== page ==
Isaac Newton is generally seen as a key founder of modern science, via his major work Principia Mathematica and theory of gravity – which led on to the theory of the ‘clockwork universe’ and much of the modern materialist/atheistic world view.
Newton was indeed a great polymath. What is less known is that his work was inspired by his studies of religion and mysticism, which were at least as important to him as the natural sciences. The idea of a clockwork universe would have been anathema to Newton, as would the idea of atheism.
This is all explained in Edi Bilimoria’s well-researched article ‘Newton’ in the current issue of Paradigm Explorer, magazine of the Scientific and Medical Network.
Interestingly, Newton’s gravity and its attraction were ‘a purely mathematical concept involving no consideration of real and primary physical or mechanical causes’ – which is why his book is about ‘mathematics’ and not ‘mechanics’.
As Edi explains, Newton’s religious ideas were well developed and have little in common with the Christianity of the time, being more related to the view that God is everywhere immanent and transcendent. Quoting Newton himself:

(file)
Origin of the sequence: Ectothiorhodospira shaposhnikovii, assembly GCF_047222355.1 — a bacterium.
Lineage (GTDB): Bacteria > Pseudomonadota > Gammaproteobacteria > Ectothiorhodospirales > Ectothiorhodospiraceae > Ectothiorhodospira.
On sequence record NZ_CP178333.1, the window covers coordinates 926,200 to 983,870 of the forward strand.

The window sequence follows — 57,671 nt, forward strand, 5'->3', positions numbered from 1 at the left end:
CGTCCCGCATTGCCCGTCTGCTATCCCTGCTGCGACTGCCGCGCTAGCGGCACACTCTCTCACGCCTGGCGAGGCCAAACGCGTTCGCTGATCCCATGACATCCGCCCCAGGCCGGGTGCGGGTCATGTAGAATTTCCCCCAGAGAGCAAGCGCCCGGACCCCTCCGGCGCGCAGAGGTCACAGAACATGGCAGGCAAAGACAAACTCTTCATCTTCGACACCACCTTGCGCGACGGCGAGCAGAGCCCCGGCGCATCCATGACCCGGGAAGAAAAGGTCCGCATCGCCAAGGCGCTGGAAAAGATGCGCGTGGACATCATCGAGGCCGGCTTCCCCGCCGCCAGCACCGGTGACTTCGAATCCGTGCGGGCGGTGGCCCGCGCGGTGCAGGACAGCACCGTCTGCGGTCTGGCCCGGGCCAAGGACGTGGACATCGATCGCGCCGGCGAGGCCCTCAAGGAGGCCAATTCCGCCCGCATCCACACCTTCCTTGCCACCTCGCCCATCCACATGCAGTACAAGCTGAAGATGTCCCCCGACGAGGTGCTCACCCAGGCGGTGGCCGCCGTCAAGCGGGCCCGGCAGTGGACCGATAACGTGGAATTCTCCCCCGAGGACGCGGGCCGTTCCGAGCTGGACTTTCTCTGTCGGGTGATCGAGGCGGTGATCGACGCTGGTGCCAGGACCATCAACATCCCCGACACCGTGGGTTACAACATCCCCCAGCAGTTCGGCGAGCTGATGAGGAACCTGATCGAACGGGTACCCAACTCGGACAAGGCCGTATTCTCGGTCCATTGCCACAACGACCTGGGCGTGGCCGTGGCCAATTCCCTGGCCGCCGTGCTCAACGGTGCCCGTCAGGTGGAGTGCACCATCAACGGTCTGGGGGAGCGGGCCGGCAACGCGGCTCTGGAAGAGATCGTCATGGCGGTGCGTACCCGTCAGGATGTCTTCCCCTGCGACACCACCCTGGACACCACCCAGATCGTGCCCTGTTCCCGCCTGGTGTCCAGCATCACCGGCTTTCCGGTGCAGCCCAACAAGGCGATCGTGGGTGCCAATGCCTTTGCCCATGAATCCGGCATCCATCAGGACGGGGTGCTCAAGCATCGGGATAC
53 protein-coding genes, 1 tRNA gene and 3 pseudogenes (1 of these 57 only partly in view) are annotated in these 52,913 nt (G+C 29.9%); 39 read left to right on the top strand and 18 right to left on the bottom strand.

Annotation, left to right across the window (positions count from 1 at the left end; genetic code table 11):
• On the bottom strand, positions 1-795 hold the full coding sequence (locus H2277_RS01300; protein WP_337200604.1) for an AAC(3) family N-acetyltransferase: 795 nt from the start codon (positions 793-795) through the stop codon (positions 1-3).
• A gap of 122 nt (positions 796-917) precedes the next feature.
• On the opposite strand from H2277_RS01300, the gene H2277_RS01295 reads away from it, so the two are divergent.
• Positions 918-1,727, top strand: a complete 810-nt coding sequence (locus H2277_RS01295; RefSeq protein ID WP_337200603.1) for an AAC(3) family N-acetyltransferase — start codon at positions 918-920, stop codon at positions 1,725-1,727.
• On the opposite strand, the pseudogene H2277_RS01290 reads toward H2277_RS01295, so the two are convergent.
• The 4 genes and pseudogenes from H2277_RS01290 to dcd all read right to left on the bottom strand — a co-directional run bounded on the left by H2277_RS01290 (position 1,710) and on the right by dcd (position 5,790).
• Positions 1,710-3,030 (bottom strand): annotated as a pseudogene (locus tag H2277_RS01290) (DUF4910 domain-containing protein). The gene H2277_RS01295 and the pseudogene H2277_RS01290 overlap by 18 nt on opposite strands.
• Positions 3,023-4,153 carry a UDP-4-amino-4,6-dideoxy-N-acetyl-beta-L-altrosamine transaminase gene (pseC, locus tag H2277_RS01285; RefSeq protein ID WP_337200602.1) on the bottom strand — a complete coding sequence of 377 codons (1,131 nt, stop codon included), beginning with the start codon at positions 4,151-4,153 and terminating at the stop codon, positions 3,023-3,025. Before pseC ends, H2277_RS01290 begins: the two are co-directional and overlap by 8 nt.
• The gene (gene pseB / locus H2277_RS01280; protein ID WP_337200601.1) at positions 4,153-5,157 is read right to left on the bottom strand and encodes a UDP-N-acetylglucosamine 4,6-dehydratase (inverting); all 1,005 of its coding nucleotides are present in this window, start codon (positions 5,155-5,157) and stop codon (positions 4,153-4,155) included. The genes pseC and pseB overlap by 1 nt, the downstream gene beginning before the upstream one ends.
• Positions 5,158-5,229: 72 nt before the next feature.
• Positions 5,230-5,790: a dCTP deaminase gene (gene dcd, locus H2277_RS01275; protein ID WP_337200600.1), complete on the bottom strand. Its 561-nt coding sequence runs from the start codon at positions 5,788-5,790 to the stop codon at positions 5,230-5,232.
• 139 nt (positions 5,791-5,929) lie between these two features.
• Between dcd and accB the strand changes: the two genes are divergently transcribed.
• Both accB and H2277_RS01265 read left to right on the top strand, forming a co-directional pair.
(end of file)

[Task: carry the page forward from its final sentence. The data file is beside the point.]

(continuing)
[God] endures forever , and is everywhere present; and by existing always and everywhere, he constitutes duration and space. In him are all things contained and moved…
Of course, many modern scientists have come to a similar viewpoint on the importance of religion. For example, that more modern polymath Albert Einstein:
“Science without religion is lame; religion without science is blind.”
Edi’s article is well worth reading.
2 thoughts on “Isaac Newton, Mystic”
Well written post. I like that you get to the point.
I’ve read elsewhere that Newton was a unitarian Christian (i.e. he did not believe in the trinity), though I haven’t verified this.
LikeLiked by 2 people
Thanks for the comment. According to Bilimoria’s article, Newton did not believe in the trinity and other aspects of Roman Catholic dogma.